Jump to ContentJump to Main Navigation
On the Edge of FreedomThe Fugitive Slave Issue in South Central Pennsylvania, 1820–1870$
Users without a subscription are not able to see the full content.

David G. Smith

Print publication date: 2012

Print ISBN-13: 9780823240326

Published to Fordham Scholarship Online: May 2013

DOI: 10.5422/fordham/9780823240326.001.0001

Show Summary Details
Page of

PRINTED FROM FORDHAM SCHOLARSHIP ONLINE (www.fordham.universitypressscholarship.com). (c) Copyright Fordham University Press, 2018. All Rights Reserved. Under the terms of the licence agreement, an individual user may print out a PDF of a single chapter of a monograph in FSO for personal use (for details see www.fordham.universitypressscholarship.com/page/privacy-policy).date: 24 January 2019

After the Shooting

After the Shooting

(p.199) 9 After the Shooting
On the Edge of Freedom

David G. Smith

Fordham University Press

With a legacy of strong support for fugitive slaves, at least by a committed minority, why was south central Pennsylvania not more welcoming toward African Americans after the Civil War? Factors include the disruption of the African American community, the departure of many antislavery activists and the death of others, and the persistence of social conservatism in some areas. A near lynching occurred in Franklin County in 1869. In just a few years, Democratic parades were parodying African Americans and the Freedmen's Bureau, and by 1920, large Ku Klux Klan rallies near Gettysburg. Local literature changed from supporting African Americans and the Underground Railroad to treating them as local color to an early 20th century book that denounced the Underground Railroad as lawlessness. Discrimination against African Americans persisted into the 1970s – the area's African American community lived “on the edge of freedom” for a century after the Civil War.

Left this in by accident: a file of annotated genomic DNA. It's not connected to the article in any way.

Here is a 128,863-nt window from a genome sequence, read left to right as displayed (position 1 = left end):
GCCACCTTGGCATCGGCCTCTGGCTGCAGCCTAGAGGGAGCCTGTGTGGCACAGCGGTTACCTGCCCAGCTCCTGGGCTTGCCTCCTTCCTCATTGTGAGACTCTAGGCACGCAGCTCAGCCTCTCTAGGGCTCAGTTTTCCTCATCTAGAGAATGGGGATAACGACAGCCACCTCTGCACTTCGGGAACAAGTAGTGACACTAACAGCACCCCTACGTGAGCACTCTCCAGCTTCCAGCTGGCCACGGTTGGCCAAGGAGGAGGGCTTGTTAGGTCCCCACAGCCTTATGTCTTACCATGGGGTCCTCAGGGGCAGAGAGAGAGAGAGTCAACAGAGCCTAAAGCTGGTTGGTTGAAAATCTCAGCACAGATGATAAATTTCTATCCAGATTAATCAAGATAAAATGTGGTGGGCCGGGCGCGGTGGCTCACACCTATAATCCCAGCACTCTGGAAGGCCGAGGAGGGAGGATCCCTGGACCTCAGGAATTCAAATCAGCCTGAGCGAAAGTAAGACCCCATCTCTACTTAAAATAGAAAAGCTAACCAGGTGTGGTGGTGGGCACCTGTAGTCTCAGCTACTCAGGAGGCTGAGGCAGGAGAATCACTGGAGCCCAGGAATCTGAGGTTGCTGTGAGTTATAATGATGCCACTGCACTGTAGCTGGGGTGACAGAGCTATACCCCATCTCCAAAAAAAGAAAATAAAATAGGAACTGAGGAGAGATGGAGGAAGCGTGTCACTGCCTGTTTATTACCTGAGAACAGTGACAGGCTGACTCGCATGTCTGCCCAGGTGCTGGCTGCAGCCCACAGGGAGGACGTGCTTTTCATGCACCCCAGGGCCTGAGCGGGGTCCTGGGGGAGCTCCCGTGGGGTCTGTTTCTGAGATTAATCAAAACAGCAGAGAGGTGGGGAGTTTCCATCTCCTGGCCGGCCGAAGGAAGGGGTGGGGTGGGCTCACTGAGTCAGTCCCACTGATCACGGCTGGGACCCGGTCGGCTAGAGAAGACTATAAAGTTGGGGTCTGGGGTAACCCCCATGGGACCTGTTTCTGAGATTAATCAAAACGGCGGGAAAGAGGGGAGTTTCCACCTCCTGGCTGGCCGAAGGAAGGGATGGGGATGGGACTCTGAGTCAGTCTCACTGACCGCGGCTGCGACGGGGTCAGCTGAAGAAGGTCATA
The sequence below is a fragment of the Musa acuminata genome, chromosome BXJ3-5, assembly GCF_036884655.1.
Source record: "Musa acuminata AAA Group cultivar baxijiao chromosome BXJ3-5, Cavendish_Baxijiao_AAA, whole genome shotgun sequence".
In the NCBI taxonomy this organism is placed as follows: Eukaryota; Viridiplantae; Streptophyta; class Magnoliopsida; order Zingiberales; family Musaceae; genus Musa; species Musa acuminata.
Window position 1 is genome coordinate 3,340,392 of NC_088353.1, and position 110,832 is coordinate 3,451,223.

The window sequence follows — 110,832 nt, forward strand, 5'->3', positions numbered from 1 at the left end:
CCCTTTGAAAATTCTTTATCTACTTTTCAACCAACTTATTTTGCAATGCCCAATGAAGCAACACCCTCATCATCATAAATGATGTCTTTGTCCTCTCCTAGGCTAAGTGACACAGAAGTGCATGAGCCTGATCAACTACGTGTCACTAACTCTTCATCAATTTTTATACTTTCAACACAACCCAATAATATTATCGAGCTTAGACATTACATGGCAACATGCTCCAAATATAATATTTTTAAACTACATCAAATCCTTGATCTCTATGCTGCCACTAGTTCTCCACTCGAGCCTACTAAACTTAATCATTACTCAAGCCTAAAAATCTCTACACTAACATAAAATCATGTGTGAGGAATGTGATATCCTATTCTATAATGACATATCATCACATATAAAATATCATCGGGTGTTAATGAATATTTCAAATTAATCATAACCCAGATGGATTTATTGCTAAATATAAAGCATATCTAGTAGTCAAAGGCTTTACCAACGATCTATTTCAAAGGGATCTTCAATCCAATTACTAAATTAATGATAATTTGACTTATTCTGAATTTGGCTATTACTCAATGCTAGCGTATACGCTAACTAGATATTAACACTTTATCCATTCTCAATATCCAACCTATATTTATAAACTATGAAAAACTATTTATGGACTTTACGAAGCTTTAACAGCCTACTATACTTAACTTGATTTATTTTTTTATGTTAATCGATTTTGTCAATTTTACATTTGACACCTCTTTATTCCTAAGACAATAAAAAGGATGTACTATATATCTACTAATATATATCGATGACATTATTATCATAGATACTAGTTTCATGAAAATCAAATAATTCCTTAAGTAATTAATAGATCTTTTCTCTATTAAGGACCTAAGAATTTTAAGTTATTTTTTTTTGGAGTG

Keywords:   Thaddeus Stevens, Freedmen's Bureau, Franklin County, African American, Ku Klux Klan, death, aging

Fordham Scholarship Online requires a subscription or purchase to access the full text of books within the service. Public users can however freely search the site and view the abstracts and keywords for each book and chapter.

Please, subscribe or login to access full text content.

If you think you should have access to this title, please contact your librarian.

To troubleshoot, please check our FAQs , and if you can't find the answer there, please contact us .